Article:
The Jakarta Post
Window shopping: The Watch Art Grand Exhibition 2019 showcases Patek Philippe's historical timepieces as well as newly launched models. (Patek Philippe/-)
Watch manufacturer Patek Philippe invited journalists from around the world, including The Jakarta Post, to experience the Patek Philippe Watch Art Grand Exhibition 2019 in Singapore. The following is a report on the event.
In an era where a smartwatch can double as a computer on your wrist, it’s hard to see the appeal of a mechanical watch as a regular person increasingly connected to the web.
Yet despite the ravages of time and technology, mechanical watches seem to be here to stay, and the art of watchmaking seems to be alive and kicking.
Patek Philippe, as one of the world’s premier watch manufacturers, certainly intends to maintain interest in mechanical watches through its biennial Watch Art Grand Exhibition, where members of the public can discover an impressive range of Patek Philippe watches and clocks.
This year, the Watch Art Grand Exhibition is taking place for the first time in Asia.
Visitors can take a close look at both historical and recent models and interact with Patek Philippe artisan watchmakers in Singapore from Sept. 28 to Oct. 13. Occupying a 1,800-square-meter space at the Sands Theatre of Marina Bay Sands, the exhibition is the largest Patek Philippe has held so far.
Visitors can make their way through 10 theme rooms, beginning with the cinema playing a brief history of Patek Philippe, from Polish watchmaker Antoine Norbert de Patek and Frenchman Adrien Philippe’s beginnings to the present day company as owned by the Stern family since 1932.
Various newly released models are on display in the Current Collection room, the interior of which takes inspiration from Patek Philippe salons on Geneva’s Rue du Rhône.
Continuing to the Napoleon Room, visitors are presented with limited special editions created specifically for the Southeast Asian market, set to a motion-picture backdrop of Lake Geneva beamed through several screens to better channel the Swiss heritage.
In an exhibition in Singapore, Swiss luxury watch manufacturer Patek Philippe reveals its classics, as well as its latest creations, with some taking inspiration from Southeast Asia. (Patek Philippe/-)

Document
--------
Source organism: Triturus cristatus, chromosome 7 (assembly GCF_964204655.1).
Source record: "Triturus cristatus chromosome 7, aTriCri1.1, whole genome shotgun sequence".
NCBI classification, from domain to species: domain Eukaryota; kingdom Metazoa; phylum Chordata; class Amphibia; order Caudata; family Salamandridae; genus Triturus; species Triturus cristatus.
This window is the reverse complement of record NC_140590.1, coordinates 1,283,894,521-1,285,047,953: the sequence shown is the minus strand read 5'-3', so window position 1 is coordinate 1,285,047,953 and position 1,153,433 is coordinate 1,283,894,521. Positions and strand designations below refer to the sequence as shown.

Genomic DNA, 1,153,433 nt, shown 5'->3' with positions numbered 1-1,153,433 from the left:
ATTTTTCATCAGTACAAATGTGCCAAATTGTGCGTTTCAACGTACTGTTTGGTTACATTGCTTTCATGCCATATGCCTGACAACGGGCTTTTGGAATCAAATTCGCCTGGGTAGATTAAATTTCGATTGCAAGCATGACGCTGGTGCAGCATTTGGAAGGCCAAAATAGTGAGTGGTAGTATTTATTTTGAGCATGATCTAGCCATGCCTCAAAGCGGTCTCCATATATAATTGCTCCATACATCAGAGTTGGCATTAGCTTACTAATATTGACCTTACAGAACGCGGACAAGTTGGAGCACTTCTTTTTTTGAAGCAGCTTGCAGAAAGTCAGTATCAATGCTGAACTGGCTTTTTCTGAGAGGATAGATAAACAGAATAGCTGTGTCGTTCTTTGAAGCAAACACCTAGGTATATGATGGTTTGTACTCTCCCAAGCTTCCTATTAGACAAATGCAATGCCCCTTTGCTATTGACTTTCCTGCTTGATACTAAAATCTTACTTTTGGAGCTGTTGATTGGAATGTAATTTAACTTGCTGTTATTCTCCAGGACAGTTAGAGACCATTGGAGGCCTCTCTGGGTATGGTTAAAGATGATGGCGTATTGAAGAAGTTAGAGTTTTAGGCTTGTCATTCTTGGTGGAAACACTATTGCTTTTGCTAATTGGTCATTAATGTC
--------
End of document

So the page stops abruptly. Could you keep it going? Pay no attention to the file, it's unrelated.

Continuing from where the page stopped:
The Museum Room, as the name implies, presents classic timepieces, with some dating back to the mid-16thcentury.
The oldest piece in the room is the “Compass Rose”, attributed to watchmaker Caspar Werner of Nuremberg, Germany, from 1548. There is also Antoine Norbert de Patek’s pocket watch from the company’s founding in 1839; and the first Patek Philippe wristwatch – a ladies’ wristwatch dating back to 1868.
In the next room, Patek Philippe showcases its Rare Handcrafts line, which is frequently one-offs featuring exceptional artistry such as marquetry and enameling.
A nod to Indonesia was present through several dome clocks depicting batik patterns, sculpted by hand using flat gold wire and meticulously painted with numerous enamel paint colors.
Three dome clocks were inspired by batik, with the blue and red pieces noting the traditional Indonesian fabric, while the black dome clock took inspiration from the Malaysian sarong.
To better see the process of creating the Rare Handcrafts line, visitors can make their way to the adjacent Watchmakers Room, where they can witness artisans working on three main techniques vital to Patek Philippe: engraving, enameling and marquetry.
Another intriguing section is the Grand Complications Room, which showcases Patek Philippe’s most complicated timepieces. If you want to better understand how a watch works, you can take the virtual reality experience and go inside the movements in the Interactive Room.
The last room in the exhibition is the Singapore and Southeast Asia Room, highlighting Singapore’s 200th anniversary and the Southeast Asian heritage through timepieces paying tribute to neighboring countries like Thailand and Indonesia.
Patek Philippe president Thierry Stern said the Watch Art Grand Exhibition’s focus in Asia was attributed to the high number of collectors and client base, with Singapore being a hub for the manufacturer for years.
“This is for me the main area, which was also the easiest to organize for the whole Southeast Asia,” Stern told The Jakarta Post, acknowledging the easy logistics along with established relations with retailers and clients in the area.
Meticulous: Mechanical watchmaking is alive and well, although artisans are in short supply. (Patek Philippe/-)
He also noted that events like the exhibition could foster the interest of younger generations in fine timepieces and the Patek Philippe brand.
“I’ve seen a lot of young kids really enjoying watches. They are interested, and [it’s a matter of] how you can ‘seduce’ them, maybe through creating new products. You should adapt yourself, but not forget the [heritage].”
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